NASA simulation reveals just how carbon dioxide travels from continent-to-continent warming the planet, and riding the winds in the upper atmosphere.

NASA has been trying to drive home the importance of acknowledging global warming for several years now. However, the recent visualization that was released by NASA shows just how impactful the gases that escape our cities industrial plants really are. The simulation was created on a supercomputer in Maryland.

The simulation is a representation of the greenhouse gases, or more specifically CO2 emissions from May 2005 to June of 2007. The impact of the greenhouse gases is often impressive when standing alone, without computer-enhanced illustration. However, the scope of this simulation was actually 64 times as well-defined as any previous model. Which lends this project to being significantly more valuable in the science field, as well as landing far more credibility for those who use the model in further research.

The simulation actually revealed two things that really go under-discussed within the science community when it comes to global warming, and greenhouse gas emissions. First, the findings of the simulation show that the greenhouse gases that are emitted from humans, are almost exclusively emitted from the Northern Hemisphere. There is a serious discrepancy between the northern, and southern halves of the Earth, with regards to how much is being discharged into the atmosphere.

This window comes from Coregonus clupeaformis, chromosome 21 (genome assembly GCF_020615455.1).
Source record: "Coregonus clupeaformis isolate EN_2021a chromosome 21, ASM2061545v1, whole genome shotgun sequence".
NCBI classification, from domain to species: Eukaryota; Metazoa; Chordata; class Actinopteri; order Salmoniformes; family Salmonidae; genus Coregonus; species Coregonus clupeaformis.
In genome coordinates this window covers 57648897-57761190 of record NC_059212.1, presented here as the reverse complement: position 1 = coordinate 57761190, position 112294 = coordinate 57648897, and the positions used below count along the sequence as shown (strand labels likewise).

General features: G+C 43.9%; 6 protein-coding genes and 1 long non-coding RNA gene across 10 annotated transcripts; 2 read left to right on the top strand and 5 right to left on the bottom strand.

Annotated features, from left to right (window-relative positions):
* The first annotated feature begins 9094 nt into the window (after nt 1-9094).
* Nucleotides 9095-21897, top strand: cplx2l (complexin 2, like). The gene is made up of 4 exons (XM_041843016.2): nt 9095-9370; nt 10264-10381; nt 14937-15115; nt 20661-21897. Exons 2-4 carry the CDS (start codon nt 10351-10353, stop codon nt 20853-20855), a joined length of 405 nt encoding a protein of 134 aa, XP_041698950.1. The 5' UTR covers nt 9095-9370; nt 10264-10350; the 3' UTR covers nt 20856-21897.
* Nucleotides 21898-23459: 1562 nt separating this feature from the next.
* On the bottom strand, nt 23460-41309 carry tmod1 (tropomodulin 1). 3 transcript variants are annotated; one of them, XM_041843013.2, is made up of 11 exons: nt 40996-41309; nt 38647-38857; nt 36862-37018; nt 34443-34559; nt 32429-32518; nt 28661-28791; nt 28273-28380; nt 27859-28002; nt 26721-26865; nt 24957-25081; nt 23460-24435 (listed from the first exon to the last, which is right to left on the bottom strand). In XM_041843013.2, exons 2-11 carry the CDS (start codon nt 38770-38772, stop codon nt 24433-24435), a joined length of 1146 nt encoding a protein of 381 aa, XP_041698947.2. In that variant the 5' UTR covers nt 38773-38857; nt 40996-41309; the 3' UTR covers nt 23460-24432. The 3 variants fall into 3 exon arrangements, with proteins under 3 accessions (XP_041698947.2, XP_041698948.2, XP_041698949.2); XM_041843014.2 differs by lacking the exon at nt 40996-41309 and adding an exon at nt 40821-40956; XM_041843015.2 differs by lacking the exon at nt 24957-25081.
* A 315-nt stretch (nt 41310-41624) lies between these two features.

As the simulation reveals, once the greenhouse gases are emitted into the atmosphere, it’s then the weather patterns that carry them around the globe. The United States, Europe, Asia, and then eventually the Arctic regions all see plumes of greenhouse gases cluster over them, and then roll onward, with the winds in the upper atmosphere.

The second finding from this model is that mass amounts of CO2 are actually accounted for by nature. Meaning, forests and other green vegetation takes care of our problem, temporarily, while they are in bloom. The model shows that through late spring and early summer, some of the gases tend to fade away in places that experience high-quantities of growth during that time period.

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Burning fossil fuels is the largest factor contributing to global warming and the emission of these greenhouse gases. It’s been noted that roughly 36 billion metric tons of extra carbon dioxide are sent into the atmosphere each year as a result of human burning of those fossil fuels. NASA created this simulation, as well as increasing resources to further researching global warming, and CO2 emissions to better understand what is happening in the upper-atmosphere, what the numbers are, and how we can improve.

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